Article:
What We Found

The gaze-link algorithm outperforms both LSI and VSM in terms of precision and recall with respect to the commit oracle (how the JabRef developers fixed the bug). We recorded an average precision of 55% and recall of 67% for all tasks. The gaze-link algorithm outperformed in 6 out of the 8 tasks.  Another set of developers found the links generated with iTrace to be significantly more useful than the IR links in a majority of the tasks. The gaze-link algorithm underperforms when the developer prematurely attempts to fix the bug without the adequate understanding of the bug or its solution. Interestingly and perhaps surprisingly, the gazes captured from a developer in cases where they did not quite fix the bug, but was close enough, ended up being helpful to another developer as a starting point towards eventually fixing the bug. 

See Table 1 for an example of links generated for a bug report across the different approaches at both class and method level granularity. The gaze algorithm is crucial to weeding out irrelevant and stray glances (shown in ETraw). Results from the gaze link algorithm (ETweighted) are more specific than the rankings from current IR methods (LSI and VSM). 

Table 1. An example of class and method level source code elements found linked to Bug ID: 1489454 titled “Acrobat Launch fails on Win 98”. Variables are shown in square brackets. ETraw represents raw eye tracking data before the algorithm is run, ETweighted is the result of running gaze-link on the gazes. The Commit is our oracle representing the fix by the JabRef developer.
Concluding Remarks

The eye tracker captures the gaze data without any additional effort on the part of the developers. This property allows it to be as effortless as we can get to provide traceability under the hood while developers work.  An added benefit of using the eye tracker is that we also learn about those hidden links that information retrieval methods have a hard time finding as they are related to tacit developer knowledge in various related code entities. Imagine a software development world where your gazes could inform things you do. The transparency and minimal effort required by developers makes gaze tracking an attractive possibility. It is reasonable to imagine a future in which eye trackers capture information while we work to help us with many more tasks than just software traceability.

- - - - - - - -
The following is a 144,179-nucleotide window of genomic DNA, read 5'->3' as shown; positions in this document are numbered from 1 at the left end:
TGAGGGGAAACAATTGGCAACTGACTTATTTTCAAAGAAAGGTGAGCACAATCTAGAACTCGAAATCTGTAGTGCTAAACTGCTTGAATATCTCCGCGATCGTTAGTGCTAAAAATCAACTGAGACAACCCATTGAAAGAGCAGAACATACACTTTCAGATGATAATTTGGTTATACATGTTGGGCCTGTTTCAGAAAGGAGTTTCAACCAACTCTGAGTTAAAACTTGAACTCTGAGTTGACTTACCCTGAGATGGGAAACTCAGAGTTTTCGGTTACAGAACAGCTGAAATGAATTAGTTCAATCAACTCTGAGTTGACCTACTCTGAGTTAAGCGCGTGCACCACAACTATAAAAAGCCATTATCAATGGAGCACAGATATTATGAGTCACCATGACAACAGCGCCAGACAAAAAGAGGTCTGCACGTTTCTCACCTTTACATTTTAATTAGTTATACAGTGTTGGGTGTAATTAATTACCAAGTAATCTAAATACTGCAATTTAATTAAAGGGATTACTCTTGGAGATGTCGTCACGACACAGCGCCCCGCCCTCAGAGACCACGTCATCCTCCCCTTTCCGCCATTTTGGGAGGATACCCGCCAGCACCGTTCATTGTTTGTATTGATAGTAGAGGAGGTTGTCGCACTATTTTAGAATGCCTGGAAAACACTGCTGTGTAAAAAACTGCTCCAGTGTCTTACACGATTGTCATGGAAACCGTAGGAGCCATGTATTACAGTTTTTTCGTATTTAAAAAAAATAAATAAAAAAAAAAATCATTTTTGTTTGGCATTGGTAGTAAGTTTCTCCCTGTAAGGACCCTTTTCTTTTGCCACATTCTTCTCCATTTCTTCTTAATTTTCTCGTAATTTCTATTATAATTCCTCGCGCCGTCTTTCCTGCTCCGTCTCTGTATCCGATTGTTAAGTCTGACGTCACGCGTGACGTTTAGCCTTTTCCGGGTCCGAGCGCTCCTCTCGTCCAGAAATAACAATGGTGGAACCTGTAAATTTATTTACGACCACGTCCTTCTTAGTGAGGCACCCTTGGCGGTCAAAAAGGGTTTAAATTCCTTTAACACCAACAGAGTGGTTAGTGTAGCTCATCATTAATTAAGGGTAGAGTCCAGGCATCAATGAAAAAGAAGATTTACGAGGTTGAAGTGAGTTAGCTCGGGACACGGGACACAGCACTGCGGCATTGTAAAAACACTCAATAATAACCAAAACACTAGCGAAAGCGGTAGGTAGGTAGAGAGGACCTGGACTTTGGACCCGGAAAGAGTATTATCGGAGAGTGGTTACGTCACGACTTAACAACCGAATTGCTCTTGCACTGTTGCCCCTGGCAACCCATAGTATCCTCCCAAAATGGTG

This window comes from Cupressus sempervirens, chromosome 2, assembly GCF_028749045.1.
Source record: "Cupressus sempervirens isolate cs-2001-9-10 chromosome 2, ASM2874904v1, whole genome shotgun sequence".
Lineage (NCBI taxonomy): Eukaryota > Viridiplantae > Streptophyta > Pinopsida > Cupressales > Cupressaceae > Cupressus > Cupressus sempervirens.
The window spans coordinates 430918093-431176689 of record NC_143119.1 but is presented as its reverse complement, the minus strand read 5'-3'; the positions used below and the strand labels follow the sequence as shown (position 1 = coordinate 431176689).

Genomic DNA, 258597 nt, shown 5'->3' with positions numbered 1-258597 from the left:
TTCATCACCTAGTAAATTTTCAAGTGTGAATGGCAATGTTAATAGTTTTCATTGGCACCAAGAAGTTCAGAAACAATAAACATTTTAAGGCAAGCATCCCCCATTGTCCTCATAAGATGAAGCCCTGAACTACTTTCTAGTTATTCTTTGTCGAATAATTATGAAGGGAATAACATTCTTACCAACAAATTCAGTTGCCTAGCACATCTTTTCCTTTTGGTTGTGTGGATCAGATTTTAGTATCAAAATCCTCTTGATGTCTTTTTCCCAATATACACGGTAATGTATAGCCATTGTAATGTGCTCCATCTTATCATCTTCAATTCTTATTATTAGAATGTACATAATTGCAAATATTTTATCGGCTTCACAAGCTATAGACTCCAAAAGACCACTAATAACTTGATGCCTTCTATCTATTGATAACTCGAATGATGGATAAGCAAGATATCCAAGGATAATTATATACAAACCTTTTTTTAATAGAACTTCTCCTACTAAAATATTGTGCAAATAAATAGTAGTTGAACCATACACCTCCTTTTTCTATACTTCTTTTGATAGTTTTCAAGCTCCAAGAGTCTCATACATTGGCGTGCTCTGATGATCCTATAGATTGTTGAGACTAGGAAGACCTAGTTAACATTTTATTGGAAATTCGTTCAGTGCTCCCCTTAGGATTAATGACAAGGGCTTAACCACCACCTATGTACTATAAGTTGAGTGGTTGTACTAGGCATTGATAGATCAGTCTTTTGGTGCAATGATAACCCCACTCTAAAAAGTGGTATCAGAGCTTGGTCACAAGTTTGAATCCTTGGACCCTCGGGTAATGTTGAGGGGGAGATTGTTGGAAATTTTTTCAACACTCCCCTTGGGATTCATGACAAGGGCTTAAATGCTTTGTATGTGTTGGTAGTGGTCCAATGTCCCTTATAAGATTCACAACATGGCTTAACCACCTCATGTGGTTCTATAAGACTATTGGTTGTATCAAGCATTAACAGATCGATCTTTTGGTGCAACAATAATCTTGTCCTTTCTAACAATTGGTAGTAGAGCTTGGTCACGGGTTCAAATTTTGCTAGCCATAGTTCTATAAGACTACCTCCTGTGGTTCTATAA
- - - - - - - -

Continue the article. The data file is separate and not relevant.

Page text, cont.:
We refer interested readers to the research article titled “Eye Movements in Software Traceability Link Recovery” [11].


[1] B. Ramesh, "Factors Influencing Requirements Traceability Practice," Communications of the ACM, vol. 41, pp. 37-44, December 1998.
[2] P. Mader, O. Gotel, and I. Philippow, "Motivation matters in the traceability trenches," in RE, 2009, pp. 143-148.
[3] D. J. Palmer, "Traceability," in Software Engineering, M. Dorfman and R. H. Thayer, Eds., ed: Wiley-IEEE Computer Society Press, Los Alamitos, California, 1996, pp. 266-276.
[4] A. De Lucia, D. P. Massimiliano, and R. Oliveto, "Improving Source Code Lexicon via Traceability and Information Retrieval," IEEE Transactions on Software Engineering pp. 205-227, 2011.
[5] A. De Lucia, M. D. Penta, R. Oliveto, and F. Zurolo, "Improving Comprehensibility of Source Code via Traceability Information: a Controlled Experiment," in 14th IEEE International Conference on Program Comprehension (ICPC'06), Athens, Greece, 2006, pp. 317-326.